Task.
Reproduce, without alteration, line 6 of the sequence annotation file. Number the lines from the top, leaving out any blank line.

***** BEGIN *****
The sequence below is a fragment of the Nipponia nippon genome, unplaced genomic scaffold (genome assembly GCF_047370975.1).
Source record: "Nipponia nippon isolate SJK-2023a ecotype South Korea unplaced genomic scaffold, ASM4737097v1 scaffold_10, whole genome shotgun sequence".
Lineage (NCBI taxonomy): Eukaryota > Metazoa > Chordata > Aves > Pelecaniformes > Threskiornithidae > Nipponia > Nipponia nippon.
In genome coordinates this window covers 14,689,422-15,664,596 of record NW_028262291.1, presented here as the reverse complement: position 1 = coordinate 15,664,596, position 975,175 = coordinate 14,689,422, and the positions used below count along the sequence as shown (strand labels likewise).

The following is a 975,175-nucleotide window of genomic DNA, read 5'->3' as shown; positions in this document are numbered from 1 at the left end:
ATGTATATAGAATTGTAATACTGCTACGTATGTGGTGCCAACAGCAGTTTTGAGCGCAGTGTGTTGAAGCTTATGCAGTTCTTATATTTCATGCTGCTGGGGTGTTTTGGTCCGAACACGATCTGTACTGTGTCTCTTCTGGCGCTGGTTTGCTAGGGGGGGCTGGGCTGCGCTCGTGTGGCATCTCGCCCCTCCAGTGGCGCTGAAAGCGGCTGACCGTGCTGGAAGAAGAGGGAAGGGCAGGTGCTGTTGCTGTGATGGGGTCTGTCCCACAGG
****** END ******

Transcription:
ATGTATATAGAATTGTAATACTGCTACGTATGTGGTGCCAACAGCAGTTTTGAGCGCAGTGTGTTGAAGCTTATGCAGTTCTTATATTTCATGCTGCTGGGGTGTTTTGGTCCGAACACGATCTGTACTGTGTCTCTTCTGGCGCTGGTTTGCTAGGGGGGGCTGGGCTGCGCTCGTGTGGCATCTCGCCCCTCCAGTGGCGCTGAAAGCGGCTGACCGTGCTGGAAGAAGAGGGAAGGGCAGGTGCTGTTGCTGTGATGGGGTCTGTCCCACAGG